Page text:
Daily Archives: September 7, 2007

The Bubble

Eytan Fox (Yossi & Jagger, Walk on Water) cowrote and directed this sweet tempered but occasionally simplistic youth picture about three young, progressive Israelis who share a flat in a chic section of Tel Aviv. One of them, a music store clerk and part-time army reservist, falls in love with a Palestinian man he met while serving at a security checkpoint, and the flatmates find their lives complicated when they decide to help the Palestinian remain in the city illegally. In Hebrew and Arabic with subtitles. 117 min. (JR)… Read more »

Love

This 1927 silent vehicle for Greta Garbo, which costars John Gilbert, doesn’t make too much sense as an adaptation of Anna Karenina, Tolstoy’s great novel about adultery. At least half of the ploteverything involving the character Levinis pared away in Frances Marion and Lorna Moon’s script, and the direction, by Edmund Goulding, is more serviceable than inspired. But Garbo’s radiance is imperishable. 82 min. (JR)… Read more »

Shoot ‘em Up

Even if you’re square enough to find celebrations of mass slaughter tacky, it’s hard to deny that Clive Owen drives carrots through his opponents’ skulls with such stylish panache you forget real carrots aren’t lethal. Similarly, the way he casually mows down a mob while spontaneously delivering a baby in the opening sequence makes it seem only reasonable that he’d bully a prostitute (Monica Bellucci) into nursing it while the trio flee from cackling, villainous Paul Giamatti, or that she’d quickly fall in love with her laconic abuser, interrupting her maternal duties only long enough to raise some cash by giving a blow job in an alley. One can certainly be amused and entertained by writer-director Michael Davis’s hyperbolic action frolicsI wasbut not without feeling pretty low and stupid. R, 87 min. (JR)… Read more »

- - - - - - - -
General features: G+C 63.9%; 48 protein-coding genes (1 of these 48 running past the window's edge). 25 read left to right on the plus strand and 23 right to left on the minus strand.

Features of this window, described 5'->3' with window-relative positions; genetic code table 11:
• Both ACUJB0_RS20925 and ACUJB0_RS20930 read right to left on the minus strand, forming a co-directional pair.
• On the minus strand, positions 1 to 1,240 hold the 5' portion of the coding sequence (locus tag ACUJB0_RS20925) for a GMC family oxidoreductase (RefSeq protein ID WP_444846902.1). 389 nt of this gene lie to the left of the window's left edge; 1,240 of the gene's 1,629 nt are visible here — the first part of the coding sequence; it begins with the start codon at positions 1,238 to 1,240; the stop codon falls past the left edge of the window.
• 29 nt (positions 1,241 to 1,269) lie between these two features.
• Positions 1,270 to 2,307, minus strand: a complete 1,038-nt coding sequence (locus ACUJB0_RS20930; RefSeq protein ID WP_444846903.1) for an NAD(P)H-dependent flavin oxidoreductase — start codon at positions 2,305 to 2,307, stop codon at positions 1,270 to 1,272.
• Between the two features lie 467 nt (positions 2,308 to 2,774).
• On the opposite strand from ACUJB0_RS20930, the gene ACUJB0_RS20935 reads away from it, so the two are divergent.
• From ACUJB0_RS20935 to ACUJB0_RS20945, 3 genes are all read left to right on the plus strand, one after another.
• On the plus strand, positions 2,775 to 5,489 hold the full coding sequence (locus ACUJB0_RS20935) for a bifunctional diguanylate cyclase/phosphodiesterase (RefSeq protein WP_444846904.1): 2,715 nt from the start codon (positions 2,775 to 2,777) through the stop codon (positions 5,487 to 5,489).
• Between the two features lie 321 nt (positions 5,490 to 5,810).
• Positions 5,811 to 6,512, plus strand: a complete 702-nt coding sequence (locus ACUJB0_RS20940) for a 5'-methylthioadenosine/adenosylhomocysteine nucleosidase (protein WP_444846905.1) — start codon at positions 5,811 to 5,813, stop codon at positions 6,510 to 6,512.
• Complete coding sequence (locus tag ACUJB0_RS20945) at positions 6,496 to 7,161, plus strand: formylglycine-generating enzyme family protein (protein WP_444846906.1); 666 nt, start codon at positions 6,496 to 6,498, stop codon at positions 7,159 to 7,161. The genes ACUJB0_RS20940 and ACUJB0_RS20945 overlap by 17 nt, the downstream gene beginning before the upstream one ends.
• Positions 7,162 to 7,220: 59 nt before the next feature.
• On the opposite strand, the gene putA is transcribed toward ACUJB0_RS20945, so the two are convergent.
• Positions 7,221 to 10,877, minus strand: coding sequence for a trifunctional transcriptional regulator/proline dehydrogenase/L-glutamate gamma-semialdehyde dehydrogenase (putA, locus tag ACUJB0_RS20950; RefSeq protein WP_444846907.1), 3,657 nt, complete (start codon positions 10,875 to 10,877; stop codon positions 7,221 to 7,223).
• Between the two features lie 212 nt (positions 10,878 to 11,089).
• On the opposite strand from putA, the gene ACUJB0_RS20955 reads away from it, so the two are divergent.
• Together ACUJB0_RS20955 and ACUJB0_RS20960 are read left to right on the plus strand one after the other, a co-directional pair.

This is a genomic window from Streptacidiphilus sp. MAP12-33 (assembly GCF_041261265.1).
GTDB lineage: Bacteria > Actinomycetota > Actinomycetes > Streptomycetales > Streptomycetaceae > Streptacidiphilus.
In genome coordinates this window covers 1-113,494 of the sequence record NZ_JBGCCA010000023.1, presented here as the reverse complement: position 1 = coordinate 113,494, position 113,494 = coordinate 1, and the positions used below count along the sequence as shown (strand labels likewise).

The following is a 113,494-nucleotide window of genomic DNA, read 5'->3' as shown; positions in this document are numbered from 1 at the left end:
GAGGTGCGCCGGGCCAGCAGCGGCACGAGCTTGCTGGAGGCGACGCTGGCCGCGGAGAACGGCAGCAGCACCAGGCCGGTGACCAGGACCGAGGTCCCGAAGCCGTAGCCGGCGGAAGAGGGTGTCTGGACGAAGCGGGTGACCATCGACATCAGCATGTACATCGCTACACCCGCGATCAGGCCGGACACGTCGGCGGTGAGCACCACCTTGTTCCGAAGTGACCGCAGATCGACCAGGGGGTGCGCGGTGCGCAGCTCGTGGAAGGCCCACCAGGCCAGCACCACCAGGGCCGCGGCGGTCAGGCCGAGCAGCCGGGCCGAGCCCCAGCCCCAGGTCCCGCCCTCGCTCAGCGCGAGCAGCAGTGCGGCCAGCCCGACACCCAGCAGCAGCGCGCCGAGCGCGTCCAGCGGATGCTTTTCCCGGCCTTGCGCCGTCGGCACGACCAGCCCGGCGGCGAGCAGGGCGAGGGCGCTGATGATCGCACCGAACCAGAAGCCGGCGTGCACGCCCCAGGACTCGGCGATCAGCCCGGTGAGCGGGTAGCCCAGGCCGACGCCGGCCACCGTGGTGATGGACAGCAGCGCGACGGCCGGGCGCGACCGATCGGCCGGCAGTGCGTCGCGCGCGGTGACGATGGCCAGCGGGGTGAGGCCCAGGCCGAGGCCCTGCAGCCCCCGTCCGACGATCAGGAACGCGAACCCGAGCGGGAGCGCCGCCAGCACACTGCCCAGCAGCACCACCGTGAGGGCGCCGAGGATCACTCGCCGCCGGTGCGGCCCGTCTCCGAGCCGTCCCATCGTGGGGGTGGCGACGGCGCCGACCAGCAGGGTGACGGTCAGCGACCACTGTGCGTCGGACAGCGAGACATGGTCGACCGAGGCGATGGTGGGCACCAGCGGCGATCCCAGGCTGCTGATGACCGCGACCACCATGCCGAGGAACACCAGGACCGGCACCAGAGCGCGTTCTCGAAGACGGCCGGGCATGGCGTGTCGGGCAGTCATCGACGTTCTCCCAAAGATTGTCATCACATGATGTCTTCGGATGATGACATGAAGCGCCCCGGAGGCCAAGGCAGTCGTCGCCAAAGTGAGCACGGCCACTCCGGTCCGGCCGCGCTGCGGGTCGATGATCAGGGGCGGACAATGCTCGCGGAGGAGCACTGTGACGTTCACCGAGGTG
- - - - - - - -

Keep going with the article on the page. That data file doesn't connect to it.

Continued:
Pennies From Heaven

Bing Crosby stars as a carefree troubadour who settles down and helps to open a restaurant in order to keep his little friend (Edith Fellows) out of an orphanage; Madge Evans (Hallelujah, I’m a Bum!) is the skeptical social worker who gradually falls for him. Directed by Norman Z. McLeod, this Depression-era musical (1936) is hokey but likable, its cloying sentimentality made bearable by its casual but sincere populism. Louis Armstrong, who reunited with Crosby on-screen 20 years later in High Society, is just as wonderful here. 81 min. (JR)… Read more »

Ousamane Sembene

Retrospectives devoted to Alfred Hitchcock (at Block Cinema this fall) and Akira Kurosawa (at Doc Films) are always welcome no matter how often they occur. But Doc Films’ complete screening of the work of Ousmane Sembene is an exceptional gift, considering how difficult it’s been to see most of his nine features and four shorts. The father of African cinema, Sembene, who died in June at the age of 84, had a lengthy and distinguished career as a fiction writer before he made his first short around the age of 40. Hailing from Senegal, he worked as a mechanic and bricklayer and fought with the Free French in Africa and France before participating in a famous railway strike back in Dakar. Moving to France, he worked at a Citro’n factory, then for a decade as a Marseille dockworker, which formed the basis for his first novel, Le Docker Noir, published in 1956. Sembene was a masterful storyteller with a flair for both comedy and drama; he was also a highly political but consistently undogmatic commentator on what it means to be African. He showed a special feeling for his female characters in Black Girl (1966), Faat Kine (2000), and Moolaade (2004), but his blistering treatments of bureaucracy in Mandabi (1968) and foreign aid in Guelwaar (1992) are no less memorable.… Read more »